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Today, spas are becoming more and more popular. They can be found at fitness centers, resorts, hotels and in healthcare centers. In fact, they are becoming so affordable that many people enjoy them in the privacy of their own homes. The warm water relieves aches, pains, stress and provides for a wonderfully relaxing experience. However, there has been some negativity with regard to the cleanliness of spas and the spread of illness.

People should not be discouraged from enjoying a spa; a properly maintained spa will not pose any health problems to bathers. Using ozone in spa water treatment is a great step towards achieving clean and healthy water. This article will discuss spa water treatment and how ozone is the key to achieving clean water. Finally, there will be a brief discussion on how ozone generators are installed on a spa.

Water Sanitation

Proper water sanitation involves three important factors: disinfection, oxidation and a residual.

Uniqueness Of Spas

Before any treatment or a combination of treatments can be established, one must realize that treating spa water is very different from treating the water of a typical swimming pool. The following factors must be given special consideration when treating spa water: high water temperature and small volume of water.

Spa water is typically maintained between 96-104°F. Chemical reactions take place at a much faster rate at these temperatures than in cooler swimming pool water.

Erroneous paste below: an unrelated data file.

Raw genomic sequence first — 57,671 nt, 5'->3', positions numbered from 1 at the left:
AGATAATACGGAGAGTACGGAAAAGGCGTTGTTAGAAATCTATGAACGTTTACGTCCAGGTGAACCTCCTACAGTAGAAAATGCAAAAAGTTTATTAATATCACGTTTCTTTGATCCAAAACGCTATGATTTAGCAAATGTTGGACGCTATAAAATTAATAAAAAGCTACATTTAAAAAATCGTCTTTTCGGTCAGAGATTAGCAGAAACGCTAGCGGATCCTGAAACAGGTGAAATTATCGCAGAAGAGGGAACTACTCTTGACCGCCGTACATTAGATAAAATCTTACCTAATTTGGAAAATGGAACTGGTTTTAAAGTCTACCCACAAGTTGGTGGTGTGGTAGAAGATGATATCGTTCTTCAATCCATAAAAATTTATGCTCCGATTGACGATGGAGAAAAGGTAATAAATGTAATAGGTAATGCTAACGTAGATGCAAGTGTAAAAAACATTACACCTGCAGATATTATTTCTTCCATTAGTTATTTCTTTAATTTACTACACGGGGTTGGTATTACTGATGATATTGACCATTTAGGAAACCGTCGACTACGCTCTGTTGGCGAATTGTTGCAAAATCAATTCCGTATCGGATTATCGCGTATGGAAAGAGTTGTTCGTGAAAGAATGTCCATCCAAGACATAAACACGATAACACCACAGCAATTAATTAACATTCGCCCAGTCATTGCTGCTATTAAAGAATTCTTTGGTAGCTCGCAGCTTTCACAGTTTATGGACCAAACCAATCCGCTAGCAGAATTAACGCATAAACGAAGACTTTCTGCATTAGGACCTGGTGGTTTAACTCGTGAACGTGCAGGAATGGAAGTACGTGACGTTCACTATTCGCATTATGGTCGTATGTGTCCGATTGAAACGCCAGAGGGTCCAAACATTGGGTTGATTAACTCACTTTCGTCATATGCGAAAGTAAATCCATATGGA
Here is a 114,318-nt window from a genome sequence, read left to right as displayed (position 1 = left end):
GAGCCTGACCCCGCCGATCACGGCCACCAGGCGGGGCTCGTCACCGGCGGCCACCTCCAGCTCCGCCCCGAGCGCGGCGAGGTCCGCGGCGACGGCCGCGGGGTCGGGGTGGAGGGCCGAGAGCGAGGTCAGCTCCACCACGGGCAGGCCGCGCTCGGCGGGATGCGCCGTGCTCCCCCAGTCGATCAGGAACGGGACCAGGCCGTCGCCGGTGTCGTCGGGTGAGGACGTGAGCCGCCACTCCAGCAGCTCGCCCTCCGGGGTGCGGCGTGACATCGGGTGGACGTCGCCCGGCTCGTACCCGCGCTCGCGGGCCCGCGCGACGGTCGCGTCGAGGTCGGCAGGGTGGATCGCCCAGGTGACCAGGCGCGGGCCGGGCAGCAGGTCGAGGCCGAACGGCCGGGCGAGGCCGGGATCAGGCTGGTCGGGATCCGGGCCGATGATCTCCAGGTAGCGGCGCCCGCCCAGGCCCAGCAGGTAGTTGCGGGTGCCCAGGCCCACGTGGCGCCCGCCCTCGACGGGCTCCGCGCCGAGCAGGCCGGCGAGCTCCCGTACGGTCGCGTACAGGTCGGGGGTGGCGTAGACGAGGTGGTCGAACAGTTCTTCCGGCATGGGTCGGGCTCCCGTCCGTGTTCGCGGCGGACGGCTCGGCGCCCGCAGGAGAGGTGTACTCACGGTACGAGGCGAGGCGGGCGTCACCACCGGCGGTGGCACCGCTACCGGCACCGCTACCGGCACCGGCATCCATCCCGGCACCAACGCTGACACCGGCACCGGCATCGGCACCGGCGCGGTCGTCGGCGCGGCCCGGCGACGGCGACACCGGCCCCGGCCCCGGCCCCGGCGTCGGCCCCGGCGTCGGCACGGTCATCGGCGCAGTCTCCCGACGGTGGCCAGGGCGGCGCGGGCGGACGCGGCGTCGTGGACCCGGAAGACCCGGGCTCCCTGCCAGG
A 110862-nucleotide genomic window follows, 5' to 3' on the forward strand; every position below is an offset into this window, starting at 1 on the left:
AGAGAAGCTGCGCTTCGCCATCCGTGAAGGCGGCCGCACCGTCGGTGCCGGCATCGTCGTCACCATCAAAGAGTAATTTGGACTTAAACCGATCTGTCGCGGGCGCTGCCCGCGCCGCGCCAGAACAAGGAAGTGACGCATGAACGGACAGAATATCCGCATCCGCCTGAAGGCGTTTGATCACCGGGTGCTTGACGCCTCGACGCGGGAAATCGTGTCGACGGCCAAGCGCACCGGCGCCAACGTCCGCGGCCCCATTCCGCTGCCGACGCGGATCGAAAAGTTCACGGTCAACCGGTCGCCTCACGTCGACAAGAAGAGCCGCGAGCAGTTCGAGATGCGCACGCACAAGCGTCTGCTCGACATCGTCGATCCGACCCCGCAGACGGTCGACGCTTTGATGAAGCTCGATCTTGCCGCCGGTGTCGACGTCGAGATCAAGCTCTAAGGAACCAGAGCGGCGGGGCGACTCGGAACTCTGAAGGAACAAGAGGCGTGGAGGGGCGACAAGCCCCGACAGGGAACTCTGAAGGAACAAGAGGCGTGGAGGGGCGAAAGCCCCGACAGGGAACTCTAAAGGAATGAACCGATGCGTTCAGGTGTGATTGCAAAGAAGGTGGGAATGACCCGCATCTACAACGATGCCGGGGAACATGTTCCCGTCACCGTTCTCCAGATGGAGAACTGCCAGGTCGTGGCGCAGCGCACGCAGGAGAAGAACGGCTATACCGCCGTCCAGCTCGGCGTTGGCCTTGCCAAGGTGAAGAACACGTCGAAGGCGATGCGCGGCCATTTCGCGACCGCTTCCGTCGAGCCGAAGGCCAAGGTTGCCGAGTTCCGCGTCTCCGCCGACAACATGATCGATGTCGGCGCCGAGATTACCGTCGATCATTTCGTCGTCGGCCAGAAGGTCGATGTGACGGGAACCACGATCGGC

For approximately every 20° increase in temperature, the rate of these reactions is doubled. Hot water temperature and aeration also cause the water to evaporate quickly.


As it does so, the total dissolves solids (TDS), such as any minerals and salts, as well as organics and bather waste that have been dissolved in the water are left behind in the spa. High levels of TDS can decrease the effectiveness of some chemical treatments.


High water temperature also causes bathers to sweat. Sweat contains body oils, salts, urea and uric acid. It has been approximated that an average bather can sweat as much as a pint in just 20 minutes and, therefore, approximately 40 percent more bather waste is released into the spa than into a pool.


The action of the jets also quickly scrubs off dead skin cells and dirt. Thus a spa has a much heavier organic load in the water than a pool. A good oxidizer is needed to effectively remove such a high content of non-living bather waste.